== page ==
|Carmo Silva, Ana|
Submitted to: Plant Physiology
Publication Type: Peer Reviewed Journal
Publication Acceptance Date: 2/14/2013
Publication Date: 2/15/2013
Citation: Carmo Silva, A.E., Salvucci, M.E. 2013. The regulatory properties of rubisco activase differ among species and affect photosynthetic induction during light transitions. Plant Physiology. 161(4):1645-1655.
Interpretive Summary: In the process of photosynthesis, plants convert light into chemical energy. The energy produced by photosynthesis is then used to synthesize the carbon compounds that are harvested for food, fuel, fiber or other natural products. Consequently, photosynthesis determines the overall yield of the plant. Previous research from our group identified an enzyme called Rubisco activase as a regulatory enzyme that controls the activity of Rubisco, the major carbon dioxide-fixing enzyme in plants. In this manuscript, we present important new information about how Rubisco activase itself is regulated in various plant species. We show that species contain different types of Rubisco activase and these different Rubisco activases are regulated in different ways. We also show that a lack of regulation of Rubisco activase in plants affects the rate at which photosynthesis turns on after the light is increased. These findings indicate a possible strategy for enhancing photosynthetic performance in certain variable light environments based on altering the regulatory properties of Rubisco activase.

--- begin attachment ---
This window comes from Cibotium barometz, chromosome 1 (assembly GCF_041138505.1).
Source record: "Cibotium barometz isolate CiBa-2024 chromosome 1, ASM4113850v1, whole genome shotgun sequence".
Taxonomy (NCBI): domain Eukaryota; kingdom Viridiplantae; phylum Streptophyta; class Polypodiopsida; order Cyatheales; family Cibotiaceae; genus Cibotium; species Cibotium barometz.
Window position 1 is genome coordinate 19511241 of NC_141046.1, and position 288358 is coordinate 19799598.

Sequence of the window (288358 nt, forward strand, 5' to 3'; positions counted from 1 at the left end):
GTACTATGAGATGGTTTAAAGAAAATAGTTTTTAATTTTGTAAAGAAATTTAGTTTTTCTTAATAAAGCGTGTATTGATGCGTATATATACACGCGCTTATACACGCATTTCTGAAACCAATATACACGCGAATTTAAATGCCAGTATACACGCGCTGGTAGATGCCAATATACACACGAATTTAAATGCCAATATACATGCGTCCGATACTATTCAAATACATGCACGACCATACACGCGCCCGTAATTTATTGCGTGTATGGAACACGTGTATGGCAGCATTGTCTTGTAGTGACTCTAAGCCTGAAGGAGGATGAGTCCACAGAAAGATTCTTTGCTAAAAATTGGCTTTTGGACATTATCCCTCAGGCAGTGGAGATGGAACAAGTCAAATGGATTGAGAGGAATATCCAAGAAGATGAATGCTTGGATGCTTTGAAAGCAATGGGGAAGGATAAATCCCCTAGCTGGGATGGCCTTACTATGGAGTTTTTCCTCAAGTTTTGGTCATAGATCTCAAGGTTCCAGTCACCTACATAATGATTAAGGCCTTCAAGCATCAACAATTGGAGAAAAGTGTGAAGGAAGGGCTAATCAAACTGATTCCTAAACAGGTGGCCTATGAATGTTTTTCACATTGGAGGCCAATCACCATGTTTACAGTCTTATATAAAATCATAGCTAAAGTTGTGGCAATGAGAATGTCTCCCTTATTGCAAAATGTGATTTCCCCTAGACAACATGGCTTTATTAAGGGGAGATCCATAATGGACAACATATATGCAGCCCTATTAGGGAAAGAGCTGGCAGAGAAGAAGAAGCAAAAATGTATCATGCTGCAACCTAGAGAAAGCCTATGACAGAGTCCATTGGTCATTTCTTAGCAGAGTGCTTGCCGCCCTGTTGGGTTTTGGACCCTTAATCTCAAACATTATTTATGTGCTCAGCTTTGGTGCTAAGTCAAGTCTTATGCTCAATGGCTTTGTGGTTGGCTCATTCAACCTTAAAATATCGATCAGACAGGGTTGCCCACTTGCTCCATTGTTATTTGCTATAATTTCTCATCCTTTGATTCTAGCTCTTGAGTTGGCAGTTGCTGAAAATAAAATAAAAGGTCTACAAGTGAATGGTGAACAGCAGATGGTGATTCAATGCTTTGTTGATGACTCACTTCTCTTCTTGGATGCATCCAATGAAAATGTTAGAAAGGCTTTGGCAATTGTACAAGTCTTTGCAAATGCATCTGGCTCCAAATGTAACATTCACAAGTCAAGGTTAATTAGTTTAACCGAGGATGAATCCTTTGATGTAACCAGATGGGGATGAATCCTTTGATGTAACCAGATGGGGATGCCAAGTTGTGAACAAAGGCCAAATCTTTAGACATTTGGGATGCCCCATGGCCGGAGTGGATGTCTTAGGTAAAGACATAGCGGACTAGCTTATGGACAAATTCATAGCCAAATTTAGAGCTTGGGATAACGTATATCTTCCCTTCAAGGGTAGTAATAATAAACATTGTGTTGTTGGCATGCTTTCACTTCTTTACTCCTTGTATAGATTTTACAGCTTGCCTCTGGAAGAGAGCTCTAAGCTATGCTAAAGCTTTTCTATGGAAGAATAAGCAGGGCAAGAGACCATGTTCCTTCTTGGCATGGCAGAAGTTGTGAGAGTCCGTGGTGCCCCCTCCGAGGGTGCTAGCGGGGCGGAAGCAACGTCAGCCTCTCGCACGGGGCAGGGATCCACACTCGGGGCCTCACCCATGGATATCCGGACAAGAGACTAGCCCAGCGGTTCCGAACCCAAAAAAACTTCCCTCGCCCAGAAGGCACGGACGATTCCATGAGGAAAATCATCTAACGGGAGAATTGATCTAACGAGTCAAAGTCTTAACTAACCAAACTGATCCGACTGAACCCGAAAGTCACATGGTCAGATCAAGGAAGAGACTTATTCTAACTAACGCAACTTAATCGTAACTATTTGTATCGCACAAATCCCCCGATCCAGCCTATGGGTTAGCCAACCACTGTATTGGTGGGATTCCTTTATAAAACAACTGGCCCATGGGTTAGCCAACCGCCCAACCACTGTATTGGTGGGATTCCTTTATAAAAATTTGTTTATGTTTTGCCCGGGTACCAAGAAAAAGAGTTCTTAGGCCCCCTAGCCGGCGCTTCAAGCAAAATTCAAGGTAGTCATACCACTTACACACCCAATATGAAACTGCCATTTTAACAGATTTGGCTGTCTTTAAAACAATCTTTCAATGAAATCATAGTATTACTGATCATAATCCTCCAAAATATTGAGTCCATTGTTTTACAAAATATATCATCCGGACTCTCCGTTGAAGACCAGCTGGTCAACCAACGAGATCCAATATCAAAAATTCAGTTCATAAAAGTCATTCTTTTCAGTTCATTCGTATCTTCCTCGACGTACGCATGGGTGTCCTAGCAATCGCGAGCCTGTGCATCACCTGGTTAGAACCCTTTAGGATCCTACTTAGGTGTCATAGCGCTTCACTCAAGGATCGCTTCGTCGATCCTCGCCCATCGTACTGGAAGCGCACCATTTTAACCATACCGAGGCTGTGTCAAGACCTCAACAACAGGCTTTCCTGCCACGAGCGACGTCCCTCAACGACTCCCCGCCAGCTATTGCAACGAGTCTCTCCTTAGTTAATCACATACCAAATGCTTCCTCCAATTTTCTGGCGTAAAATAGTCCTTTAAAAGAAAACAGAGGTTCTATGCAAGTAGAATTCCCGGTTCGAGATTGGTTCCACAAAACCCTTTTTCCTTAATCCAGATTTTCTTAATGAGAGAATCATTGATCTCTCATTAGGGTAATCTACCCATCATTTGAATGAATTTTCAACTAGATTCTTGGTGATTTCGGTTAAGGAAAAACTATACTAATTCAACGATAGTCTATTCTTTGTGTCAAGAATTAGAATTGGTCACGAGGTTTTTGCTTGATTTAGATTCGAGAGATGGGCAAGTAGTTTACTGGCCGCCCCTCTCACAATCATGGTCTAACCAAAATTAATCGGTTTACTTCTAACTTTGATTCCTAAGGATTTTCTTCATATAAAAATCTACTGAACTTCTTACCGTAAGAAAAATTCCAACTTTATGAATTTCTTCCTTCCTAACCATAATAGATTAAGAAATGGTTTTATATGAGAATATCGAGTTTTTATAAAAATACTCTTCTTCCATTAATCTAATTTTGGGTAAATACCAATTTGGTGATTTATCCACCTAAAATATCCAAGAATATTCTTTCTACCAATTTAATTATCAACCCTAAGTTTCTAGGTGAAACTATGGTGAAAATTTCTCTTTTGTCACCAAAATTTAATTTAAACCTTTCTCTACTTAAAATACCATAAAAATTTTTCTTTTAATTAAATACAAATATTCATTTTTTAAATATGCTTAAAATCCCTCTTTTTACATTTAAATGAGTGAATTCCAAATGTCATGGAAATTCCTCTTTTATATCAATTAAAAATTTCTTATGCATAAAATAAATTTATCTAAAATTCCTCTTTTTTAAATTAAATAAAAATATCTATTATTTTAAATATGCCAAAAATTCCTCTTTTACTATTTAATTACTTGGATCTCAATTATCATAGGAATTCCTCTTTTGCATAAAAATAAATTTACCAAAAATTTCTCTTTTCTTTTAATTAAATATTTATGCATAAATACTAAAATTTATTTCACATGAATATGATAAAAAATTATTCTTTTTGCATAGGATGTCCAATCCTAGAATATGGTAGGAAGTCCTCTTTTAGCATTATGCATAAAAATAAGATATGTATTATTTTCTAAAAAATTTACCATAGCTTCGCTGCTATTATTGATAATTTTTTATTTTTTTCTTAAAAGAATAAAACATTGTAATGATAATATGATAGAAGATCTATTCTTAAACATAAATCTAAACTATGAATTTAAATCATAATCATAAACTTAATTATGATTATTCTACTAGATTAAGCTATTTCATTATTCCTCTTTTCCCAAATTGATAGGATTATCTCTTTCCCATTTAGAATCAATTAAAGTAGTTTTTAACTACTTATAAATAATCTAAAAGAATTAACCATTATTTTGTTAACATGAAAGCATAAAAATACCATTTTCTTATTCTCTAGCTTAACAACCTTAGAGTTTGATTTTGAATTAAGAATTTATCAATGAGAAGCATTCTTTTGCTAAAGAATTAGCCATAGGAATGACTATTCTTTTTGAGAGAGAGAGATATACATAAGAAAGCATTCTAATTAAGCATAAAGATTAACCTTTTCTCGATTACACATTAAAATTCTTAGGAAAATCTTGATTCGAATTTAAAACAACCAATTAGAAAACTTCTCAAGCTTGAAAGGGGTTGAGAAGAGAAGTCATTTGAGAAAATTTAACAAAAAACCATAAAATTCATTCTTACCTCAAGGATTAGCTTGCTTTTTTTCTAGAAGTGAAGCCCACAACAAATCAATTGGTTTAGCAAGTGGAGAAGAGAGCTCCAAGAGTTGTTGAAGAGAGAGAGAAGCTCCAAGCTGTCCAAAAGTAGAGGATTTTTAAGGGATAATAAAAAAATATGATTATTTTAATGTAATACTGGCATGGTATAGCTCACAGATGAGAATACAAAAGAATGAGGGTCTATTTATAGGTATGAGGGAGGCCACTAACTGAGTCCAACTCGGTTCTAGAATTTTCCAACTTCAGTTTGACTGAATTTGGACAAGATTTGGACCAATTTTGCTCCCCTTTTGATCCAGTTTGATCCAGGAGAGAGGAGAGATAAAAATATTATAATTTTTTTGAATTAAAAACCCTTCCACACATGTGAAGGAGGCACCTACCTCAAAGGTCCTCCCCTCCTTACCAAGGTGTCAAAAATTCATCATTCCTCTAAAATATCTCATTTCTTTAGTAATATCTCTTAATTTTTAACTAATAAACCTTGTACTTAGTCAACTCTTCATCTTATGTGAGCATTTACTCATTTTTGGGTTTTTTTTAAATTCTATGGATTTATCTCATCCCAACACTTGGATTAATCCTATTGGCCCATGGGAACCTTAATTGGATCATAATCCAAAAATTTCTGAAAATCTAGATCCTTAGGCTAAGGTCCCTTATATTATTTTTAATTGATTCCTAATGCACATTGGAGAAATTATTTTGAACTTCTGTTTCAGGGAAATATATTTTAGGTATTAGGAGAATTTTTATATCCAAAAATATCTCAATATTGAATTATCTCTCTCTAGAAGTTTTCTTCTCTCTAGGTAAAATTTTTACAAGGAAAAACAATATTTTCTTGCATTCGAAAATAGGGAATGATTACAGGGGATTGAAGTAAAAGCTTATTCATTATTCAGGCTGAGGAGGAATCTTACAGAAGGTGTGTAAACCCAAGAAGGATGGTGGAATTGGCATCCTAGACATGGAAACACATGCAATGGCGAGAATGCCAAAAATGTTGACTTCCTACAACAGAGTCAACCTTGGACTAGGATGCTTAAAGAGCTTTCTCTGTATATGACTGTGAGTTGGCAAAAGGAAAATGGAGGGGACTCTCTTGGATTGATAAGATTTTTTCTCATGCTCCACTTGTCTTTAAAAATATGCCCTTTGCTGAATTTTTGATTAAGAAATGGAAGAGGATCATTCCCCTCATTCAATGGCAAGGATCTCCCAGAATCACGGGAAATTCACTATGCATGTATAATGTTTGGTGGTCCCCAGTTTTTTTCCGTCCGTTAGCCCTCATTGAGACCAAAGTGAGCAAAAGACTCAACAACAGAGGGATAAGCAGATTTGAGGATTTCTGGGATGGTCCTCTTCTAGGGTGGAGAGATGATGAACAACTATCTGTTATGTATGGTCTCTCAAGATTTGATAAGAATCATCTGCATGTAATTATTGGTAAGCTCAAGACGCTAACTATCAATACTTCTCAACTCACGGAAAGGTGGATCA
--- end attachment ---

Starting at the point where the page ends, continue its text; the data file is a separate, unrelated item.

Technical Abstract: Rubisco’s catalytic chaperone, Rubisco activase (Rca), uses the energy from ATP hydrolysis to restore catalytic competence to Rubisco. In Arabidopsis, inhibition of Rca activity by ADP is fine-tuned by redox regulation of the a-isoform. To elucidate the mechanism for Rca regulation in species containing only the redox-insensitive ß-isoform, the response of activity to ADP was characterized for different Rca forms. When assayed in leaf extracts, Rubisco activation was significantly inhibited by physiological ratios of ADP/ATP in species containing both a- and ß-Rca (Arabidopsis thaliana and Camelina sativa) or just the ß-Rca (Nicotiana tabacum). However, Rca activity was insensitive to ADP inhibition in an Arabidopsis transformant, rwt43, that expresses only Arabidopsis ß-Rca, but not in a transformant of Arabidopsis that expresses a tobacco-like ß-Rca. ATP hydrolysis by recombinant Arabidopsis ß-Rca was much less sensitive to inhibition by ADP than recombinant tobacco ß-Rca. Mutation of 17 amino acids in the tobacco ß-Rca to the corresponding Arabidopsis residues reduced ADP sensitivity. In planta, Rubisco generally deactivated at low irradiance except in the Arabidopsis rwt43 transformant containing an ADP-insensitive Rca. Induction of CO2 assimilation after transition from low to high irradiance was much more rapid in the rwt43 transformant compared with plants containing ADP-sensitive Rca forms. The faster rate of photosynthetic induction by the rwt43 transformant compared with wild-type Arabidopsis suggests that manipulation of Rca regulation might provide a strategy for enhancing photosynthetic performance in certain variable light environments.